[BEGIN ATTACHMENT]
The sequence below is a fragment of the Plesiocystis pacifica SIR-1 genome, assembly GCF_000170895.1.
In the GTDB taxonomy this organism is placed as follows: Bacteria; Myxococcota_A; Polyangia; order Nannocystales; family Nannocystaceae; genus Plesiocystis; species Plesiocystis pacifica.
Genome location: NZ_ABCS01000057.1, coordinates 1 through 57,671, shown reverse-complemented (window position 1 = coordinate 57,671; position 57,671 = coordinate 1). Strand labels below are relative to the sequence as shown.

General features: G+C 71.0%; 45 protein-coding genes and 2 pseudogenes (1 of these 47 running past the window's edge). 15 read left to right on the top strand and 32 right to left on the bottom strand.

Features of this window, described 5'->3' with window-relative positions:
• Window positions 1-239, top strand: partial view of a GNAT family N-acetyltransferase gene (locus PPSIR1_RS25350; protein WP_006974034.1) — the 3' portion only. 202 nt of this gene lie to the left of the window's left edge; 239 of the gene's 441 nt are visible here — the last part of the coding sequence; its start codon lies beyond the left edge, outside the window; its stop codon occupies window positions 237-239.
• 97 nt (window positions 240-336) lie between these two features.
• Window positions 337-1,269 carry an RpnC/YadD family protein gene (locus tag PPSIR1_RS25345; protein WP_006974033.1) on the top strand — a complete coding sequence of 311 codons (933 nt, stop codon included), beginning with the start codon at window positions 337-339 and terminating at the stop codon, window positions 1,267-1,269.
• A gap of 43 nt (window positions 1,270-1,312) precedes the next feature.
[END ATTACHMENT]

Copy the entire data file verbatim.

The sequence below is a fragment of the Plesiocystis pacifica SIR-1 genome, assembly GCF_000170895.1.
In the GTDB taxonomy this organism is placed as follows: Bacteria; Myxococcota_A; Polyangia; order Nannocystales; family Nannocystaceae; genus Plesiocystis; species Plesiocystis pacifica.
Genome location: NZ_ABCS01000057.1, coordinates 1 through 57,671, shown reverse-complemented (window position 1 = coordinate 57,671; position 57,671 = coordinate 1). Strand labels below are relative to the sequence as shown.

General features: G+C 71.0%; 45 protein-coding genes and 2 pseudogenes (1 of these 47 running past the window's edge). 15 read left to right on the top strand and 32 right to left on the bottom strand.

Features of this window, described 5'->3' with window-relative positions:
• Window positions 1-239, top strand: partial view of a GNAT family N-acetyltransferase gene (locus PPSIR1_RS25350; protein WP_006974034.1) — the 3' portion only. 202 nt of this gene lie to the left of the window's left edge; 239 of the gene's 441 nt are visible here — the last part of the coding sequence; its start codon lies beyond the left edge, outside the window; its stop codon occupies window positions 237-239.
• 97 nt (window positions 240-336) lie between these two features.
• Window positions 337-1,269 carry an RpnC/YadD family protein gene (locus tag PPSIR1_RS25345; protein WP_006974033.1) on the top strand — a complete coding sequence of 311 codons (933 nt, stop codon included), beginning with the start codon at window positions 337-339 and terminating at the stop codon, window positions 1,267-1,269.
• A gap of 43 nt (window positions 1,270-1,312) precedes the next feature.